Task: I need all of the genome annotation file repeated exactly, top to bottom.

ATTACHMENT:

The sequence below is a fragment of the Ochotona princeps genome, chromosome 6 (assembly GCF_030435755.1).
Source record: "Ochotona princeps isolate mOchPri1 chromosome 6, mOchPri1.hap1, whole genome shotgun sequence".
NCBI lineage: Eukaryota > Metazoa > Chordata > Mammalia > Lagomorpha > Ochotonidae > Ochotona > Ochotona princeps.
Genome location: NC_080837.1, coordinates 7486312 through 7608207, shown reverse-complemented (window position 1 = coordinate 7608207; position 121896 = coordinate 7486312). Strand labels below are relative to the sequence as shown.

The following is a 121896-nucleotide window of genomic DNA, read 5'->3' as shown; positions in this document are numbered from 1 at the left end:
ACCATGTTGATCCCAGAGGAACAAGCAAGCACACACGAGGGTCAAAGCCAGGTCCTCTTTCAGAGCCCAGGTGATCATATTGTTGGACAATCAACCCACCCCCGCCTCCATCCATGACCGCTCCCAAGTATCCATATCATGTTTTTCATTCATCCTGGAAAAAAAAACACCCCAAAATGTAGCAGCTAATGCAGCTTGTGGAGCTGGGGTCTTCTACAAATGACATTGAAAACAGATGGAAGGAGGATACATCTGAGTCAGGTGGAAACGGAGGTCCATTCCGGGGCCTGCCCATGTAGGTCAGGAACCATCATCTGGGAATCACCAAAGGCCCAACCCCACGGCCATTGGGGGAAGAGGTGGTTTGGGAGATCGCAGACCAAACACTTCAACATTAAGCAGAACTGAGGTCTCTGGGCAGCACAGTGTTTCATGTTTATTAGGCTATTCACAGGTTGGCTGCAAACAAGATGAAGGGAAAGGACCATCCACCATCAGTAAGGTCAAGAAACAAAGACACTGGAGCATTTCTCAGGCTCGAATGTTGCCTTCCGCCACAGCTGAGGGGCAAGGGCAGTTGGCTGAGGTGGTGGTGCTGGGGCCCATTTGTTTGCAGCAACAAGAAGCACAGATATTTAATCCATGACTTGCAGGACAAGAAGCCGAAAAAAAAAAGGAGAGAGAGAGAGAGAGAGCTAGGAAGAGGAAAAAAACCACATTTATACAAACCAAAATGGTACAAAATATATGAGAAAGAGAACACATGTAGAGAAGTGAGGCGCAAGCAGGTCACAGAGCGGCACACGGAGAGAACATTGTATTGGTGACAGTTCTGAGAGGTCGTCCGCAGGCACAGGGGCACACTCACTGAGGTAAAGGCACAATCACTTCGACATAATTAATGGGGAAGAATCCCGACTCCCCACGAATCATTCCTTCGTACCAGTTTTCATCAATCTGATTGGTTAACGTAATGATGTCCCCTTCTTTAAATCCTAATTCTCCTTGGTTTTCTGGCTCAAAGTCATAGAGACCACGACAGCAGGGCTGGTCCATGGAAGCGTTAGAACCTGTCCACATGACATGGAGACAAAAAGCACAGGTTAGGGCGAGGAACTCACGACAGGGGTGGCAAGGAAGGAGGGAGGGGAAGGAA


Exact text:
The sequence below is a fragment of the Ochotona princeps genome, chromosome 6 (assembly GCF_030435755.1).
Source record: "Ochotona princeps isolate mOchPri1 chromosome 6, mOchPri1.hap1, whole genome shotgun sequence".
NCBI lineage: Eukaryota > Metazoa > Chordata > Mammalia > Lagomorpha > Ochotonidae > Ochotona > Ochotona princeps.
Genome location: NC_080837.1, coordinates 7486312 through 7608207, shown reverse-complemented (window position 1 = coordinate 7608207; position 121896 = coordinate 7486312). Strand labels below are relative to the sequence as shown.

The following is a 121896-nucleotide window of genomic DNA, read 5'->3' as shown; positions in this document are numbered from 1 at the left end:
ACCATGTTGATCCCAGAGGAACAAGCAAGCACACACGAGGGTCAAAGCCAGGTCCTCTTTCAGAGCCCAGGTGATCATATTGTTGGACAATCAACCCACCCCCGCCTCCATCCATGACCGCTCCCAAGTATCCATATCATGTTTTTCATTCATCCTGGAAAAAAAAACACCCCAAAATGTAGCAGCTAATGCAGCTTGTGGAGCTGGGGTCTTCTACAAATGACATTGAAAACAGATGGAAGGAGGATACATCTGAGTCAGGTGGAAACGGAGGTCCATTCCGGGGCCTGCCCATGTAGGTCAGGAACCATCATCTGGGAATCACCAAAGGCCCAACCCCACGGCCATTGGGGGAAGAGGTGGTTTGGGAGATCGCAGACCAAACACTTCAACATTAAGCAGAACTGAGGTCTCTGGGCAGCACAGTGTTTCATGTTTATTAGGCTATTCACAGGTTGGCTGCAAACAAGATGAAGGGAAAGGACCATCCACCATCAGTAAGGTCAAGAAACAAAGACACTGGAGCATTTCTCAGGCTCGAATGTTGCCTTCCGCCACAGCTGAGGGGCAAGGGCAGTTGGCTGAGGTGGTGGTGCTGGGGCCCATTTGTTTGCAGCAACAAGAAGCACAGATATTTAATCCATGACTTGCAGGACAAGAAGCCGAAAAAAAAAAGGAGAGAGAGAGAGAGAGAGCTAGGAAGAGGAAAAAAACCACATTTATACAAACCAAAATGGTACAAAATATATGAGAAAGAGAACACATGTAGAGAAGTGAGGCGCAAGCAGGTCACAGAGCGGCACACGGAGAGAACATTGTATTGGTGACAGTTCTGAGAGGTCGTCCGCAGGCACAGGGGCACACTCACTGAGGTAAAGGCACAATCACTTCGACATAATTAATGGGGAAGAATCCCGACTCCCCACGAATCATTCCTTCGTACCAGTTTTCATCAATCTGATTGGTTAACGTAATGATGTCCCCTTCTTTAAATCCTAATTCTCCTTGGTTTTCTGGCTCAAAGTCATAGAGACCACGACAGCAGGGCTGGTCCATGGAAGCGTTAGAACCTGTCCACATGACATGGAGACAAAAAGCACAGGTTAGGGCGAGGAACTCACGACAGGGGTGGCAAGGAAGGAGGGAGGGGAAGGAA